Statement on socio-economic study

We note with satisfaction the findings of the socio-economic study commissioned by the GPN. In Alpiq's opinion, it is entirely understandable that opinions are divided on the two projects examined (new nuclear power station and deep geological repository), since the parallel approach to discussions, coupled with uncertainty as to whether one or both projects will be implemented, has caused deep consternation among the public.

Nevertheless the statistics on acceptance for a new nuclear power station are astonishing. Our own findings, particularly in light of the last federal referenda on national nuclear power proposals, show a much higher vote of confidence than the study identified. For example, in 2003 voters in Niederamt overwhelmingly rejected the "Non-nuclear electricity" initiative, with up to 88.9 % voting against it. Moreover the study itself admits that 59% of Niederamt residents support the use of nuclear power. According to the authors of the latest study, the general attitude in Niederamt is therefore much more positive than elsewhere in Switzerland.

The study takes as its starting point the impact of the existing nuclear power station in Gösgen and goes on to assess the potential future effects of a new nuclear power station and of any deep geological depository.

The findings in terms of social impact, the public's attitude, economy and employment provide a comprehensive, stable basis for further discussion with the authorities and residents of Niederamt. It is important in this context to take the overall findings of the study into account when considering the individual points.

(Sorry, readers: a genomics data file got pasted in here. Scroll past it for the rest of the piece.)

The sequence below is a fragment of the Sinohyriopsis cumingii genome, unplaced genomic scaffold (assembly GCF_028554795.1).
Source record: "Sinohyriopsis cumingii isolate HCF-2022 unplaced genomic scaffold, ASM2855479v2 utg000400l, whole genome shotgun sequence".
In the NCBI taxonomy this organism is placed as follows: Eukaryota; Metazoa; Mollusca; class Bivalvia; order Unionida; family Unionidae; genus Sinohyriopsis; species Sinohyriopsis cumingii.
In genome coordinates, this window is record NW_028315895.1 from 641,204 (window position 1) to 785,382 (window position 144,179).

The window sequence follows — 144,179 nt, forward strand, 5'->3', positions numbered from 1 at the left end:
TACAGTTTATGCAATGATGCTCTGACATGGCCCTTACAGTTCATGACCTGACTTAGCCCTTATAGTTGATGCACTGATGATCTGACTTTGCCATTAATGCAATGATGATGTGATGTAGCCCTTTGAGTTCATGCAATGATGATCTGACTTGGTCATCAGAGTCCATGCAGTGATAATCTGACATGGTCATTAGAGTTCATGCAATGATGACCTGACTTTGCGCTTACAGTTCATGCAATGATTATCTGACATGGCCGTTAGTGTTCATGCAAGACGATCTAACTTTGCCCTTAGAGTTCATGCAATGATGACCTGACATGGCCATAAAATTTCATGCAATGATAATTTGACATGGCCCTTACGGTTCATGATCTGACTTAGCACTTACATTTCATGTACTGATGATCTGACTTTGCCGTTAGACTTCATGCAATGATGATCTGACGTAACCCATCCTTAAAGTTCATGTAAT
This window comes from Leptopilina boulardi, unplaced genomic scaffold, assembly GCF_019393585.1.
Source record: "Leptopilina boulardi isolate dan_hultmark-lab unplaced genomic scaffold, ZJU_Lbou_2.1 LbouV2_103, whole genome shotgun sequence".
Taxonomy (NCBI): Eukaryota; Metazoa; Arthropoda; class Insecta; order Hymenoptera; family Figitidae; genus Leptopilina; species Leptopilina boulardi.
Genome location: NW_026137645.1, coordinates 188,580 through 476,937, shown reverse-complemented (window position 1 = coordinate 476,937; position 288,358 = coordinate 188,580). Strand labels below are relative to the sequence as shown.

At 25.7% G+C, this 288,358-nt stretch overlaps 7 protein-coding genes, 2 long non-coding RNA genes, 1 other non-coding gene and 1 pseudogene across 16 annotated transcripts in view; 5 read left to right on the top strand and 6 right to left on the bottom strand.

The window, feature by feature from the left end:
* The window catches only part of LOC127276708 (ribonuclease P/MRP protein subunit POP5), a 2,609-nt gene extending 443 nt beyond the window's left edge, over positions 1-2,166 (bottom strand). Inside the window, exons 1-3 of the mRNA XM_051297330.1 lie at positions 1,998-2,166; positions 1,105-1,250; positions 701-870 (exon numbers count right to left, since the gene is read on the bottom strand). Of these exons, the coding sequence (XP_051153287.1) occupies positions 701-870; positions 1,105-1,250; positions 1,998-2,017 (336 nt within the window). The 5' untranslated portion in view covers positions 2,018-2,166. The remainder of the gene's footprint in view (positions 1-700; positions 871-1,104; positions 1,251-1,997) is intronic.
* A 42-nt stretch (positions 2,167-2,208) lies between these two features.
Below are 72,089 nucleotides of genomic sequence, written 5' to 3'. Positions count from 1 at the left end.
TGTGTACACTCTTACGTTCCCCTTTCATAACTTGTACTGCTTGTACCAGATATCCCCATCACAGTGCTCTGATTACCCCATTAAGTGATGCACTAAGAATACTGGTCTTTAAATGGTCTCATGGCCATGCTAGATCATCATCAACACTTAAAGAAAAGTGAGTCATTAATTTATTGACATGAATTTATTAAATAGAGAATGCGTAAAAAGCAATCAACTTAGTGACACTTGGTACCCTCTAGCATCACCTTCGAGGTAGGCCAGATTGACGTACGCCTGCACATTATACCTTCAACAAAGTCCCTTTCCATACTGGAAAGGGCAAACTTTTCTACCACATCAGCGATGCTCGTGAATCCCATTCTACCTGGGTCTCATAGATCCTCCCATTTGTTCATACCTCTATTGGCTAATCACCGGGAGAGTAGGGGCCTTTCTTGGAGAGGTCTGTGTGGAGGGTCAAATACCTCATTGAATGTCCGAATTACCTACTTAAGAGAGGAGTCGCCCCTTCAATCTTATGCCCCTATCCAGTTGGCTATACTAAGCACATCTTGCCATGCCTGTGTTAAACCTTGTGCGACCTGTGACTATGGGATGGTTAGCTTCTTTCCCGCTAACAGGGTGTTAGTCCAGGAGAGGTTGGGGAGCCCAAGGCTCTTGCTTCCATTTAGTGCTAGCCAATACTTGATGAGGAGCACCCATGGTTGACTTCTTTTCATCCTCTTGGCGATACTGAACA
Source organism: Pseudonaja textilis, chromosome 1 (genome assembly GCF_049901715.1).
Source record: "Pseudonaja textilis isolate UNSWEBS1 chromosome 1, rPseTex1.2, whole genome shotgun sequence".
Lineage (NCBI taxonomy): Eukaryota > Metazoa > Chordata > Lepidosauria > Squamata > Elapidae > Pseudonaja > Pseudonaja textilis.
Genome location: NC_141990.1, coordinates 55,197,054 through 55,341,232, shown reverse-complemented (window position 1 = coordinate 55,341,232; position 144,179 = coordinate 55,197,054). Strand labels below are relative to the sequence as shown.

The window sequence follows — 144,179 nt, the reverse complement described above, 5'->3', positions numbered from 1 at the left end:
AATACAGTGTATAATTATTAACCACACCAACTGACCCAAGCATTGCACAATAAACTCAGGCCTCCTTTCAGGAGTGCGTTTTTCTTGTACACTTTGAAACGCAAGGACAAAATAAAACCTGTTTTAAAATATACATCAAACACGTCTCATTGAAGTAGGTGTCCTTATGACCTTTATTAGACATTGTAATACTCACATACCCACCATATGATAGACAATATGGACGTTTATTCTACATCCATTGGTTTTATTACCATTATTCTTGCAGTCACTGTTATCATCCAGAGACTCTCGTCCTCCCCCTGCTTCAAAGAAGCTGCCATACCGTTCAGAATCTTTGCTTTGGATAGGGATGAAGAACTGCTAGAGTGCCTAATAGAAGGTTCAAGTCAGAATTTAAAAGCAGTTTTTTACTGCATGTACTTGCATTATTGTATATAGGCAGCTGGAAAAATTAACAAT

As expected, the study reveals that Gösgen nuclear power station – and possibly at a later stage a new nuclear power station in Niederamt – constitutes an important factor in the region in terms of jobs and tax revenue. The point is that this will generate direct added value for the region (salaries, taxes, contracts awarded to local suppliers) as well as indirectly adding value (the effect of spending in the region as a result of direct added value). For example, Niederamt nuclear power station would contribute more than CHF 100 million per year over the entire period. And these figures do not include the value-add in capital. Almost CHF 14 million a year in tax revenue from Gösgen nuclear power station flows into the coffers of the communities of Niederamt and the canton of Solothurn.

The job situation is also worth noting. The study assumes that the new Niederamt nuclear power station will directly and indirectly provide employment for 619 people over the operating phase (60 years): equivalent to almost 7.5% of all employed persons in Niederamt.

Overall, Alpiq welcomes the study and the fact that it has been made available to the general public. It will provide the basis for further pursuing the important dialogue in the interests of opinion-building.